Minimalist Decorating with the Canvas Print

Interior design and decoration isn’t a science. Yes, there are measurable specifics involved – dimensions of a canvas print on the wall, for example, or angles, thicknesses and pile and thread counts – but deciding what works and what doesn’t work is often difficult or impossible to explain without referring to a wholly interior and private sense, an innate ability to make connections.


That’s one reason why interior design has so many directions and camps of thought, from shabby chic to craftsman-inspired to ultra-modern. None of these approaches is better or worse than another – it’s just a question of taste. One of the most popular modern modes of decorating is minimalist, which, as its name would suggest involves a “less is more” approach. People into minimalist design don’t want clutter, they don’t want every inch of a space to be crowded with ideas.

The Operative Word Being “More”

That doesn’t mean they don’t want beauty and colour – a common misconception when thinking about minimalist decoration is to take the whole “less is more” concept quite literally and envision vast empty spaces with white furniture and walls. Nothing could be further from the reality – good minimalist design isn’t about deleting everything, it’s about having a good reason for including everything.

Canvas Print Minimalist Design Tricks

Getting colour and texture into a minimalist design is, however, a bit more of a challenge than in other design modes. One great idea is to use the reliable old canvas print to get some colour into the space by putting a commonly used decorative object on the wall instead. For example, in a room where a messier design concept might include a vase of flowers, a minimalist design puts the flowers and their pop of colour on the wall. The lines stay clean, the surface uncluttered, but you keep a traditional aspect of room decoration in place in a new, fresh way.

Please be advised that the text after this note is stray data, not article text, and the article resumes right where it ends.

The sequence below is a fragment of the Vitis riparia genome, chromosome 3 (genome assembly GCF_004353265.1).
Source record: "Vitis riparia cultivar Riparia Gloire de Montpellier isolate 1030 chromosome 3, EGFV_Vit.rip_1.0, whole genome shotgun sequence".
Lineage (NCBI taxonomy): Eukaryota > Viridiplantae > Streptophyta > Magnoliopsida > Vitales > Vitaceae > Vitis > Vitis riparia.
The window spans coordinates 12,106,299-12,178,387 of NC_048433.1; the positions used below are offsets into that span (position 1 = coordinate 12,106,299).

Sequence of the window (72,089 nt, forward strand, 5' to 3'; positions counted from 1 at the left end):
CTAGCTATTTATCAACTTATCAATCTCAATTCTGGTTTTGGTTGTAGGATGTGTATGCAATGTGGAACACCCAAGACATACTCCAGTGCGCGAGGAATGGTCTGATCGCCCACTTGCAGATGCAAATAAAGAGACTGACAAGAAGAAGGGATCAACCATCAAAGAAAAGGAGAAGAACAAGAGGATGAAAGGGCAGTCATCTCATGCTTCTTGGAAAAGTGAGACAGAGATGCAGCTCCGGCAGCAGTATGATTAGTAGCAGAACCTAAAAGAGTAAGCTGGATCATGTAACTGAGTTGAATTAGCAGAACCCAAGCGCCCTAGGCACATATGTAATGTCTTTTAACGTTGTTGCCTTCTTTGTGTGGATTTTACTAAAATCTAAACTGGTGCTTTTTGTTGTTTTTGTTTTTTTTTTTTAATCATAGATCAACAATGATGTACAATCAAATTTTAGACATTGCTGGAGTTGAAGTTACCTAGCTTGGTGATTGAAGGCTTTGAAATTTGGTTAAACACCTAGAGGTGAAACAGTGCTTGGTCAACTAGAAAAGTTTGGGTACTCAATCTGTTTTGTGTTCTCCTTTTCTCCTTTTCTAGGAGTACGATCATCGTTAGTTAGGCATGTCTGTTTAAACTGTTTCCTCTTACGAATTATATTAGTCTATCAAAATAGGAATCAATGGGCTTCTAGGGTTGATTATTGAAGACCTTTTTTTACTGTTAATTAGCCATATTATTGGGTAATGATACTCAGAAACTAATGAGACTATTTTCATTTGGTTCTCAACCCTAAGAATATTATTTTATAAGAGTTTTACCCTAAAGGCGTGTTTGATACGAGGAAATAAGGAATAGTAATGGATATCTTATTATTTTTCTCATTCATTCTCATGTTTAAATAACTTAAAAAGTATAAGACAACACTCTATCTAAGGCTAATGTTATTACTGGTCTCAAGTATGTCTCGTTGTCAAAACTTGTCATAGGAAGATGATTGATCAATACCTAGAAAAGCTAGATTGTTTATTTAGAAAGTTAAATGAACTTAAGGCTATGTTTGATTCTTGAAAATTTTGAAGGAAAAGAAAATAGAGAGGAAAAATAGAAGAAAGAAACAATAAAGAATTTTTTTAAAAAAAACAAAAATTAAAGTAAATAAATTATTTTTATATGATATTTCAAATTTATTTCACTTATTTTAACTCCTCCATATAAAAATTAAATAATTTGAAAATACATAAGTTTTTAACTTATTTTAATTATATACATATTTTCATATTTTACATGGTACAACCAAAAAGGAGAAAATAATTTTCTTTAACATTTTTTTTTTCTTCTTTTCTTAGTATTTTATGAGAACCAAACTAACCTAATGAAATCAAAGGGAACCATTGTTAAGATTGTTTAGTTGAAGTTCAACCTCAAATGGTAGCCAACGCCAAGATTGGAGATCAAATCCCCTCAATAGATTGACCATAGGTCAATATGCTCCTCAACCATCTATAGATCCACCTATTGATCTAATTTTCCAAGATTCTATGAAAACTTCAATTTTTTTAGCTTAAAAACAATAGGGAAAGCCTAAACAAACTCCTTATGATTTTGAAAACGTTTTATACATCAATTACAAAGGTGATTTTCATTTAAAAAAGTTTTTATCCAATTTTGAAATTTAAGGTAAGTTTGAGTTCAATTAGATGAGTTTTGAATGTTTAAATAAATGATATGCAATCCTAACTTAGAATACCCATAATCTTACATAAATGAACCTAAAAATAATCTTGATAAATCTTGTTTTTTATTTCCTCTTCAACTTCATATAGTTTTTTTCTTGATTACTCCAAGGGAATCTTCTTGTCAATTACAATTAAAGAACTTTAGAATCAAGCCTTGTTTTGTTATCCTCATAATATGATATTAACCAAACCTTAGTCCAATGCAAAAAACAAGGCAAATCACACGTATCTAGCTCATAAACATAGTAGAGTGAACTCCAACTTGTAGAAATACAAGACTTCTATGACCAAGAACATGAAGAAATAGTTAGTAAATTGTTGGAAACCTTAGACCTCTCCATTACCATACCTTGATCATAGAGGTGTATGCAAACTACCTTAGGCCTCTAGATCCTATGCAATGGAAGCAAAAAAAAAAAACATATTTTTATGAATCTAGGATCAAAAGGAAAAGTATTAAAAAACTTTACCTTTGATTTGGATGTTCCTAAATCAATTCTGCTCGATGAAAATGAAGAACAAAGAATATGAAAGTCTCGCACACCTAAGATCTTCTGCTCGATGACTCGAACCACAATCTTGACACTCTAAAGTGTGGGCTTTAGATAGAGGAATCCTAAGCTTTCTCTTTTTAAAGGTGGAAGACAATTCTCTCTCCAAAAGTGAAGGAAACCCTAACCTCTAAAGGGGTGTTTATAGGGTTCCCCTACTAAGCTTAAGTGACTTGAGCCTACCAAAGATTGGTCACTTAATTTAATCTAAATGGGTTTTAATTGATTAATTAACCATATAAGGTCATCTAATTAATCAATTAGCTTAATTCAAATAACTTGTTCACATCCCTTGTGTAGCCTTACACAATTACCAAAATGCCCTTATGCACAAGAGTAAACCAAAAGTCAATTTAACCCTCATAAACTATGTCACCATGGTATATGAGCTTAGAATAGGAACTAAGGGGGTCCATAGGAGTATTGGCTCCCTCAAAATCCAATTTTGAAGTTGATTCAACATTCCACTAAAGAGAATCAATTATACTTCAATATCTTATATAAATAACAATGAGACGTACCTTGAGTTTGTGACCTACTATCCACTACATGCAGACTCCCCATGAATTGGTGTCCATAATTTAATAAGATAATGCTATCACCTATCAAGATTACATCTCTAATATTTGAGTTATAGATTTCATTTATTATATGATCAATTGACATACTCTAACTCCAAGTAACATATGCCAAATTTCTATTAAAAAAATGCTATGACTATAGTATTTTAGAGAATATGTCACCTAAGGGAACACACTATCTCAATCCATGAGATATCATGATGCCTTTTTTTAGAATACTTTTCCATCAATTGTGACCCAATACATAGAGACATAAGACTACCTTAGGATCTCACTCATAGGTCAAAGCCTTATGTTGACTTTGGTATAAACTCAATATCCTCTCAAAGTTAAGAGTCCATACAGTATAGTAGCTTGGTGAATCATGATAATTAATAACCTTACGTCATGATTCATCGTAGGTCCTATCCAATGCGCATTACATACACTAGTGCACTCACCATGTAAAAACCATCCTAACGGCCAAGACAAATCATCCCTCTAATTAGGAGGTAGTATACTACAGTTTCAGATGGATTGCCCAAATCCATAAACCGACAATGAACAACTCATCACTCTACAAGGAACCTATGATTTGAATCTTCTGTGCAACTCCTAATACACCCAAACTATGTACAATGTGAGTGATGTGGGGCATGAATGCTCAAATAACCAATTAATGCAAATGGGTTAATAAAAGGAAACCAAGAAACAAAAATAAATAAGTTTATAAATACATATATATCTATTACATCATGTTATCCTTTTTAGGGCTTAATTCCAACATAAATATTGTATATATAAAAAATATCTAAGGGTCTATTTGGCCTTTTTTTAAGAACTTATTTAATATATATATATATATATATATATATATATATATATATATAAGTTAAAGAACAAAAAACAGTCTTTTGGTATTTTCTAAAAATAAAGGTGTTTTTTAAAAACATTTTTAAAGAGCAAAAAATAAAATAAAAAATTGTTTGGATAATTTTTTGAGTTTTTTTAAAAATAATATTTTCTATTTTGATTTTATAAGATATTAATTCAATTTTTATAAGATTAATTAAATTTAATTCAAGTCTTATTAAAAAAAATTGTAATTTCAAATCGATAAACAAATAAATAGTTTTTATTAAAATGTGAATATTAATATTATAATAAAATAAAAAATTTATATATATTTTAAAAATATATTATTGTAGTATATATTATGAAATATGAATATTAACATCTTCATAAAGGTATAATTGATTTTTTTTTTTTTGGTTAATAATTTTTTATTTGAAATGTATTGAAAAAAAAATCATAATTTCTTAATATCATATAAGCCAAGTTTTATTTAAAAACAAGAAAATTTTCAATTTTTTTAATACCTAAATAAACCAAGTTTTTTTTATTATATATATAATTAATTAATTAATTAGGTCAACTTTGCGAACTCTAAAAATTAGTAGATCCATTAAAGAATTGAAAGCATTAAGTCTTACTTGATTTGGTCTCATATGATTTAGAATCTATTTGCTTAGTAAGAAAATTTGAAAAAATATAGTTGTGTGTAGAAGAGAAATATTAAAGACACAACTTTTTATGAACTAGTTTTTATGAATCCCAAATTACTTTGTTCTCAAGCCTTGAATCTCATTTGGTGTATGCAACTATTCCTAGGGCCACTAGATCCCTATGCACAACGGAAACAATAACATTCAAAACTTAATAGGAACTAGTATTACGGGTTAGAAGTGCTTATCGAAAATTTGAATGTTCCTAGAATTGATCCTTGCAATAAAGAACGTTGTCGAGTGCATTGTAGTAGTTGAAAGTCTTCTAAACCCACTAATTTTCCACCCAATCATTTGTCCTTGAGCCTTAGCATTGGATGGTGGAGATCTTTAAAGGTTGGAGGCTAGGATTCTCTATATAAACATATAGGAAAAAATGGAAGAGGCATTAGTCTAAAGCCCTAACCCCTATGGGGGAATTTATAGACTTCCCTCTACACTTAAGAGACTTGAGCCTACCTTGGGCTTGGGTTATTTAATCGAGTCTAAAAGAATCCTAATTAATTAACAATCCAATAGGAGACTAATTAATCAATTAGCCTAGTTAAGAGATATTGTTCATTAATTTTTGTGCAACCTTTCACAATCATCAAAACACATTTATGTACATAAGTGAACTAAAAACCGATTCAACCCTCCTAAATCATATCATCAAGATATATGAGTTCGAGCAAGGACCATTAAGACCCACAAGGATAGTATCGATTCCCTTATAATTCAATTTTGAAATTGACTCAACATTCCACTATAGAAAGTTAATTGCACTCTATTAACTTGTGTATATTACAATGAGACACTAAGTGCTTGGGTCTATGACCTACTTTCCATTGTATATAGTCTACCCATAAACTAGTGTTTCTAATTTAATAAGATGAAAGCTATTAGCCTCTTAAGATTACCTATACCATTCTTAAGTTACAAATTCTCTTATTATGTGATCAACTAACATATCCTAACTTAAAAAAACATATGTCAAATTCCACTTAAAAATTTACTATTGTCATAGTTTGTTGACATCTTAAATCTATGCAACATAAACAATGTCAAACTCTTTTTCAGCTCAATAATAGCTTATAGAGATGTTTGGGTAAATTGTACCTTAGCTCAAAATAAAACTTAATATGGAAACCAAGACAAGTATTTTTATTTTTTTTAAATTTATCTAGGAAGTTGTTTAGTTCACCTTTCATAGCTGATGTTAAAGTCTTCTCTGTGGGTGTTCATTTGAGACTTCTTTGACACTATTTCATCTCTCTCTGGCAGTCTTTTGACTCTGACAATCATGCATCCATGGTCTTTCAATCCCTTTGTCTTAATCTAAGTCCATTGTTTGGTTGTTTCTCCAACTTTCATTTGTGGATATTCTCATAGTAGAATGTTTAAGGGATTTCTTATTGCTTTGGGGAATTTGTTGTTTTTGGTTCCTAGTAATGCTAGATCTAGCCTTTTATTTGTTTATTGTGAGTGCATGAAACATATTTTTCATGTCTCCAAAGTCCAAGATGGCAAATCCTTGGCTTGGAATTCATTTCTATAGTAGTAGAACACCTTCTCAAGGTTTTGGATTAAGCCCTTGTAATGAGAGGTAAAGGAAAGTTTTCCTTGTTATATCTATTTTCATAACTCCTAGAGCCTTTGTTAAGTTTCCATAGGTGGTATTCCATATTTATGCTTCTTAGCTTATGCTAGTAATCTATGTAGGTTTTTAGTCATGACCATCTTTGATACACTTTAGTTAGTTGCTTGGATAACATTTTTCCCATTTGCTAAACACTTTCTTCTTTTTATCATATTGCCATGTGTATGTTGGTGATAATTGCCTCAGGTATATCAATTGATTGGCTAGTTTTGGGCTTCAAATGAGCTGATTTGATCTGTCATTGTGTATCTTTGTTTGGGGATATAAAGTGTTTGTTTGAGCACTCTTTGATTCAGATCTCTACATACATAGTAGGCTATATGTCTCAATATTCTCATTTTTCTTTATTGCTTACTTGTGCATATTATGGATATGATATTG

This can be repeated in many ways. Family photos – on the wall instead of framed on the tables. Even things like cushions normally used almost exclusively as colour pops in the room can end up on the walls as unusual (and much-discussed) art pieces that keep the room itself clean and light, while still bringing in the detail that makes the otherwise muted palette and monochromatic impact work.

Very few things in design and decoration are simply one thing. Every approach has folds and hidden aspects that serve as the tiny grit of contrast to the rest of the design that makes everything come together and pop. That’s where the true genius of a design makes itself known.

If you’re working with a minimalist palette in your room, think about the things you normally would have on the floors and other surfaces that might work better in abstract form on the walls. When you’ve got the idea, click here and we’ll take care of producing them for you!